Clinical Investigation| Volume 346, ISSUE 5, P377-380, November 2013

Differences in Outcomes Between Elderly and Nonelderly Breast Cancer Patients in Louisiana

  • Marco Ruiz
    Section of Geriatric Medicine, Stanley Scott Cancer Center, Louisiana State University Health Sciences Center, 533 Bolivar Street, CSRB Building, Stanley Scott Cancer Center Office 401, New Orleans, LA 70112
    Section of Geriatric Medicine, Department of Medicine, Louisiana State University Health Sciences Center, New Orleans, Louisiana
    Stanley S. Scott Cancer Center, Louisiana State University Health Sciences Center, New Orleans, Louisiana
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  • Tom Reske
    Section of Hematology Oncology, Department of Medicine, Louisiana State University Health Sciences Center, New Orleans, Louisiana
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  • Charles Cefalu
    Section of Geriatric Medicine, Department of Medicine, Louisiana State University Health Sciences Center, New Orleans, Louisiana
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  • John Estrada
    Stanley S. Scott Cancer Center, Louisiana State University Health Sciences Center, New Orleans, Louisiana
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      Elderly breast cancer patients are diagnosed with a higher stage of disease. They are also found to undergo less surgery, receive more frequently hormonal treatment and have decreased relative survival. The interest of this study was to examine the differences in treatment and survival between elderly versus young (>65 versus <65) patients in Louisiana.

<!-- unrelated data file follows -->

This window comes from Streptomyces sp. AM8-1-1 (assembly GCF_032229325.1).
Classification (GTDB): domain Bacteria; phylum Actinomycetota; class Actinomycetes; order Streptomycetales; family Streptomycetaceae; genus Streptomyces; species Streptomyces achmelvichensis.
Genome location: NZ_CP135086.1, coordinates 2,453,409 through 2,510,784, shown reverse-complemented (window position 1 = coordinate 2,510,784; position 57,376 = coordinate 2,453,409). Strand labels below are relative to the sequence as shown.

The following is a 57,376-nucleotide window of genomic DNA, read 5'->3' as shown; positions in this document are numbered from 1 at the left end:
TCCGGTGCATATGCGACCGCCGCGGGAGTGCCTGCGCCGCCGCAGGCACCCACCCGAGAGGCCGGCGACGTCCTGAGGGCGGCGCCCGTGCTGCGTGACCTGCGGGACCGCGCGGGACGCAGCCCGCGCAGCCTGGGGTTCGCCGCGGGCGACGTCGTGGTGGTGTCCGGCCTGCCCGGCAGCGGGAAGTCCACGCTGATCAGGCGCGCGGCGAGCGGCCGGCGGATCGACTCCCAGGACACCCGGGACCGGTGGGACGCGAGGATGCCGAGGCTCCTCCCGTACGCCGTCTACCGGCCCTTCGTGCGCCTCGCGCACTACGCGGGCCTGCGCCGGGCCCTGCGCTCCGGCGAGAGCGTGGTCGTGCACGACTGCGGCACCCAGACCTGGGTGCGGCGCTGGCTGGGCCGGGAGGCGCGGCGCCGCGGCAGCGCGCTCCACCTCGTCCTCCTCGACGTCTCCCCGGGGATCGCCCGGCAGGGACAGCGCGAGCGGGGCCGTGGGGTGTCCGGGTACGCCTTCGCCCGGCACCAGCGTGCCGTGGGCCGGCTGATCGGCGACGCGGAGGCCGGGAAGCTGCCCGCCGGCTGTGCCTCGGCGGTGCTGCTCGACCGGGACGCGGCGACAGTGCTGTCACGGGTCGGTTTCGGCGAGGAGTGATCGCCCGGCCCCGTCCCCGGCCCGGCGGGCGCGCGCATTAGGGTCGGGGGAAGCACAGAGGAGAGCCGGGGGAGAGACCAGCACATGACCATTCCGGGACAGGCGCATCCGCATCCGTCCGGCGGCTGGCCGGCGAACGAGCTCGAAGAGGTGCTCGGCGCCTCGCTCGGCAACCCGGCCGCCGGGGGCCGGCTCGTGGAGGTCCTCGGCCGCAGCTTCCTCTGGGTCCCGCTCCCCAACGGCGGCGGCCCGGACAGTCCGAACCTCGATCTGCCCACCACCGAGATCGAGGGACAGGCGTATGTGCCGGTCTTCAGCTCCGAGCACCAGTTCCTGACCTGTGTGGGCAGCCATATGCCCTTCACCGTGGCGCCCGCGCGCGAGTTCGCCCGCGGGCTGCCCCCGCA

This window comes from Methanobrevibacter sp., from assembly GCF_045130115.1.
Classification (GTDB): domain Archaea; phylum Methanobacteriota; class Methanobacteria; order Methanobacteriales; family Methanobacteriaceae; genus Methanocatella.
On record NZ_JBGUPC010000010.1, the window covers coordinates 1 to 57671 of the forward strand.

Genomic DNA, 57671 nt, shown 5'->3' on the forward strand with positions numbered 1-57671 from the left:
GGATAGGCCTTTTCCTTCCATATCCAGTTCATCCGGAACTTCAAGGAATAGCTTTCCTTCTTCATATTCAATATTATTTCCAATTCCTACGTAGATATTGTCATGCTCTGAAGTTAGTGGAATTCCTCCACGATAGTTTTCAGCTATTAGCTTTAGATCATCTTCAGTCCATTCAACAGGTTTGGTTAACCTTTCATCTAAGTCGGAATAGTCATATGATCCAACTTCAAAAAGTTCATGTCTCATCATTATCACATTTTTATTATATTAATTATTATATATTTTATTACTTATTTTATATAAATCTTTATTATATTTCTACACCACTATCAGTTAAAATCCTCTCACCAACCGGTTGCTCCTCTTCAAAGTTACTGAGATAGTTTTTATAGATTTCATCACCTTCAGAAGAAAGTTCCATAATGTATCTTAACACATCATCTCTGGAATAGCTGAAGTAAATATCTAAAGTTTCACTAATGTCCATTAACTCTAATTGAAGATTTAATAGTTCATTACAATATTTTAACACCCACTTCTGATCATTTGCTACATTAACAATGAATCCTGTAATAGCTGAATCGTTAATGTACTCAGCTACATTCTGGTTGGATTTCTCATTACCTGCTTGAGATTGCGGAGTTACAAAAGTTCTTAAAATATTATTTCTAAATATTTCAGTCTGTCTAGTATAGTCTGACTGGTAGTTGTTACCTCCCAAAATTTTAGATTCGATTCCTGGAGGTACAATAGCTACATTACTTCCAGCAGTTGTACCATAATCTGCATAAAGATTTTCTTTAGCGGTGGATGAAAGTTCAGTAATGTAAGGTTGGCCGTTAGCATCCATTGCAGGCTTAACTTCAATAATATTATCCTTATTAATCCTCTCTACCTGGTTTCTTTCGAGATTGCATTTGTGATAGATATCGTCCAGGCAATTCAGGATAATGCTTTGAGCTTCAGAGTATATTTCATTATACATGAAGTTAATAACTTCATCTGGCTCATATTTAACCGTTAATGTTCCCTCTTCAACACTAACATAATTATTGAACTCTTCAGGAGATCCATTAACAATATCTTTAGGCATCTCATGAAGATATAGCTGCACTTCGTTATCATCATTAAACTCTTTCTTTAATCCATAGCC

The SEER database was searched, and all cases of female breast cancer in the state of Louisiana between 2000 and 2008 were analyzed. Data were stratified by age group and year of occurrence. The SEER definitions for breast cancer, surgery, chemotherapy, elderly populations, young populations, radiation therapy and breast conservative surgery were applied.


      The state prevalence of localized breast cancer is lower compared with the national rate (128.5 versus 144, P<0.001). The rate of regional breast disease is much higher in Louisiana patients than national average rate (69.7 versus 57.9, P<0.001). There is no difference in disseminated disease. The elderly group was offered less surgery compared with the young group (11.39% versus 6.68%, P<0.005). The elderly group received more general radiation interventions than the young group (65.97% versus 53.86%, P<0.005). Mortality rates for the elderly group were higher in Louisiana compared with the national average. This difference was more remarkable in the >85 age group (127.8 versus 118.5, P<0.001).


      Differences between young and elderly breast cancer patients were observed. Mortality is higher among elderly breast cancer patients in Louisiana compared with the national average. Further studies are needed to review these differences.

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